Stephan A. Hoeller, Ph.D., is a bishop of the Ecclesia Gnostica and the senior holder of the English Gnostic Transmissions in America. He is the author of several books, including Gnosticism, Jung and the Lost Gospels, and Freedom: Alchemy for a Voluntary Society. Dr. Hoeller held the chair of Comparative Religions at the College of Oriental Studies in Los Angeles for sixteen years.
Rabbi Asher Jacobson, of the Chevra Kadisha B'nai Jacob synagogue in Montreal, is an executive member of the Rabbinical Council of Canada. Rabbi Jacobson teaches Comparative Religion and Theology at Concordia University, Quebec, and serves as a member of various community organizations in Montreal. He is editor of Judaism from a Woman's Perspective (in two volumes) and he has led a series of talks on Jewish themes related to The Da Vinci Code as well as running classes in Kabbalah and Jewish mysticism.
Karen L. King, Winn Professor of Ecclesiastical History at Harvard University Divinity School, is the author of What Is Gnosticism? and The Gospel of Mary of Magdala: Jesus and the First Woman Apostle. Trained in comparative religion and historical studies, she pursues teaching and research specialties in the history of Christianity and women’s studies. Her latest books, The Gospel of Mary of Magdala and What Is Gnosticism? have been widely acclaimed. Her particular theoretical interests are in religious identity formation, discourses of normativity (orthodoxy and heresy), and gender studies.
Gwen Kinkead, an award-winning journalist who has contributed to the New Yorker and the New York Times. While an editor at Fortune, she specialized in international business. She co-won the prestigious 1980 George Polk Award for cultural reporting.
Richard Leigh is a novelist and writer of short stories. With Michael Baigent, he has coauthored a number of books, including Holy Blood, Holy Grail (with Henry Lincoln), The Dead Sea Scrolls Deception, The Messianic Legacy, The Temple and the Lodge, Secret Germany: Claus von Stauffenberg and the Mystical Crusade Against Hitler, The Elixir and the Stone, and, most recently, The Inquisition.
Henry Lincoln began his career as an actor, but by the early 1960s he was writing for television, turning out more than two hundred dramatic scripts. His early fascination with Egyptology (he taught himself to read hieroglyphs) led to an exploration of historical mysteries, mythologies, and comparative religions. Since his imagination was captured by the mystery of Rennes-le-Château, he has presented a number of documentaries for the BBC on other historic mysteries, including The Man in the Iron Mask, Nostradamus, and the Curse of Tutankhamun. He is also a coauthor, with Michael Baigent and Richard Leigh, of Holy Blood, Holy Grail.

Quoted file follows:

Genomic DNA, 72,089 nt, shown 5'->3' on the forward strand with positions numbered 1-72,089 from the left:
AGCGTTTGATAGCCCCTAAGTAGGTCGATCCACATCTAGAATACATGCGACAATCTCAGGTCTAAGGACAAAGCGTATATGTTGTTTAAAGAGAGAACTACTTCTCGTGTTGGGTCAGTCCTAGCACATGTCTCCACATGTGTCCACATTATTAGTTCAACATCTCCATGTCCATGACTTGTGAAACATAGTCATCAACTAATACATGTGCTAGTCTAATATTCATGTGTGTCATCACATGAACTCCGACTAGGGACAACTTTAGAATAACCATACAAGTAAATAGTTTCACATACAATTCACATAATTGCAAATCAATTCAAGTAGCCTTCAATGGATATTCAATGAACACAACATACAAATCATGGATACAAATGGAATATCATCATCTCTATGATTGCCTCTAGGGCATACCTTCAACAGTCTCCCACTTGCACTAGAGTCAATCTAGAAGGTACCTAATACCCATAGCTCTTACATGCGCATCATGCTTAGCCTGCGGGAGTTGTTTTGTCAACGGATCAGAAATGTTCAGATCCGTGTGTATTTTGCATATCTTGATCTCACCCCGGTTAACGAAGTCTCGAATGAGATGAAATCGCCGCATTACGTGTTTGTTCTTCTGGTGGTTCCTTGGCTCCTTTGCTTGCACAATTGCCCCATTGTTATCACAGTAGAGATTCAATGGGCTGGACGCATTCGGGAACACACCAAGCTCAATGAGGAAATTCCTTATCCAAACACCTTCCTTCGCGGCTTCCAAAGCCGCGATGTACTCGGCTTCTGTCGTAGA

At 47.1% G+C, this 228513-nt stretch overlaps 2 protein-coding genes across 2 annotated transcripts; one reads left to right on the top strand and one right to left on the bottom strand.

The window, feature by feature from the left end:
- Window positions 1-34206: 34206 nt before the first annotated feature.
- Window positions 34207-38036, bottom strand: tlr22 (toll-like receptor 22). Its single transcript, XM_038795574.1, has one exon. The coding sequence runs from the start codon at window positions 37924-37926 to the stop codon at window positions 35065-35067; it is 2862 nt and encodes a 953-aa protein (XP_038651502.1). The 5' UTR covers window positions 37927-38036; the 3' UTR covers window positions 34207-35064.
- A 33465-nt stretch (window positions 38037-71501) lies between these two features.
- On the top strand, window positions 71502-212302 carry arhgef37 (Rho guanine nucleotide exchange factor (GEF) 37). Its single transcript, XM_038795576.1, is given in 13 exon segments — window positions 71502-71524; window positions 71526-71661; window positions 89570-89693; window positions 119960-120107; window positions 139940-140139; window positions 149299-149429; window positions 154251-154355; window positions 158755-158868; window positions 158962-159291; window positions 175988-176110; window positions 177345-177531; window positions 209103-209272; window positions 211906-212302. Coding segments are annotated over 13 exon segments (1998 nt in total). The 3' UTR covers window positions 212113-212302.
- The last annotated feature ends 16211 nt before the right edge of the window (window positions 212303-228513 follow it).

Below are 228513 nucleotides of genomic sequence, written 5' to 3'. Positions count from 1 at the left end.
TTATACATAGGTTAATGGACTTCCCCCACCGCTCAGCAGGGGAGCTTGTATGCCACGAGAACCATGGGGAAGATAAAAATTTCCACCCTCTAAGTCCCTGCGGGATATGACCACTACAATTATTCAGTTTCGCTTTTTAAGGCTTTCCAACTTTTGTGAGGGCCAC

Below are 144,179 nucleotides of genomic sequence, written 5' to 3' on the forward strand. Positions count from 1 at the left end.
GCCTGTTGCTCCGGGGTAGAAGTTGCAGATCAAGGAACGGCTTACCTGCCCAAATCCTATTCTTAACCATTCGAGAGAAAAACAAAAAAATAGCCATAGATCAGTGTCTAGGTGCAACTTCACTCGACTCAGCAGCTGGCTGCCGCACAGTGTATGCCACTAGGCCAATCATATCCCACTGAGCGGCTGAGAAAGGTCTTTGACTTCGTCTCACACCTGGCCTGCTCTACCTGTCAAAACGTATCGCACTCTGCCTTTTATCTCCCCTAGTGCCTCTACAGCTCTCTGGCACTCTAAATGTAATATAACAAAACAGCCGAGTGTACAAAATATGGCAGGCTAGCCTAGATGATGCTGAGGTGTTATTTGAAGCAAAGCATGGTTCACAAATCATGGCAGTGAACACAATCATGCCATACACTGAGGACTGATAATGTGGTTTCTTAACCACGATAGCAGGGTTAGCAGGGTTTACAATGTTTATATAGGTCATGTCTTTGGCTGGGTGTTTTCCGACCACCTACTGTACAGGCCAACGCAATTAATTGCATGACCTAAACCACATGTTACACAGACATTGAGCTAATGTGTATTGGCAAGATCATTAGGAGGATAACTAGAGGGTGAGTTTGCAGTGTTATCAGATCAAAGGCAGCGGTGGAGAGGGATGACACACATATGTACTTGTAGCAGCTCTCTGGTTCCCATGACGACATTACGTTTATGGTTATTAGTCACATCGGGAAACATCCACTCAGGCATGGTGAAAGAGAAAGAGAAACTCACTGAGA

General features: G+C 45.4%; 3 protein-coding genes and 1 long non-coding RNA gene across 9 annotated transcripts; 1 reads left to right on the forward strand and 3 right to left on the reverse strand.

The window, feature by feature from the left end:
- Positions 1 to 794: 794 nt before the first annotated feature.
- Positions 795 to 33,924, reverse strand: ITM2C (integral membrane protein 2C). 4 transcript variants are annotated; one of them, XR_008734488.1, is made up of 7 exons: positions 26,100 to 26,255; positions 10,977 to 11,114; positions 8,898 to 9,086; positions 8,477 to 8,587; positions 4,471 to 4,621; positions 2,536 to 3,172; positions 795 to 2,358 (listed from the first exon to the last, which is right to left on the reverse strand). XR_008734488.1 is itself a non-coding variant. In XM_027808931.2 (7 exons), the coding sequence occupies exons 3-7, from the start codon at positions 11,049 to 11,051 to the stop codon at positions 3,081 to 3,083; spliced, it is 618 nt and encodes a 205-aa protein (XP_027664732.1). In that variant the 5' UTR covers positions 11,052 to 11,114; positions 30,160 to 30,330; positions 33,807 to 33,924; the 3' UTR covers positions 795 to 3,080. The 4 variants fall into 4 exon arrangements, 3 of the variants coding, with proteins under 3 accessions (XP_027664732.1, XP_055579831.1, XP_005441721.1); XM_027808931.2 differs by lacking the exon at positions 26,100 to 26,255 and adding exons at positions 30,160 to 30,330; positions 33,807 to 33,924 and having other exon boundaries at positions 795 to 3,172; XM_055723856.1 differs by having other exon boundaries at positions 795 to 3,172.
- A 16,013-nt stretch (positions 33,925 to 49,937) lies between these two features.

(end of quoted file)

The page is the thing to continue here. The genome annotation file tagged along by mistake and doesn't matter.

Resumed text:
James Martin, S.J., is a Jesuit priest and associate editor of America, a national Catholic magazine. He is the author of numerous books on religion and spirituality, including the memoir In Good Company: The Fast Track from the Corporate World to Poverty, Chastity and Obedience.
Richard P. McBrien is Crowley-O’Brien Professor of Theology and former chairman of the Department of Theology (1980–91) at the University of Notre Dame. He was also a past president of the Catholic Theological Society of America. McBrien’s scholarly interests include ecclesiology, the relationship between religion and politics, and the theological, doctrinal, and spiritual dimensions of the Catholic tradition. Father McBrien’s latest books are Lives of the Saints: From Mary and St. Francis of Assisi to John XXIII and Mother Teresa. He is a priest in the archdiocese of Hartford, Connecticut.
Craig M. McDonald, an award-winning journalist and editor, has interviewed numerous authors, including James Ellroy, Anne Rice, Dennis Lehane, Walter Mosley, Alistair Macleod, and Dan Brown. His interviews are featured in Writers on Writing, accessible on the Web at www.modestyarbor.com.
Cathleen McGuigan is a senior editor and national arts correspondent of Newsweek. She received a bachelor's degree from Brown University, where she studied art history. A longtime journalist at Newsweek, she has spent most of her career covering art and design. Her articles have also appeared in the New York Times Magazine, the Smithsonian, and Art News, among other periodicals. McGuigan spent a year as a Loeb fellow at the Graduate School of Design at Harvard University. In addition to her work at Newsweek, she is currently an adjunct professor of journalism at Columbia in New York City.
Laura Miller writes about movies, books, theater, digital culture, and social issues for newspapers and national magazines. Her work has appeared in the New York Times, the San Francisco Chronicle, Harper’s Bazaar, and Wired. She is also a senior writer for Salon.com.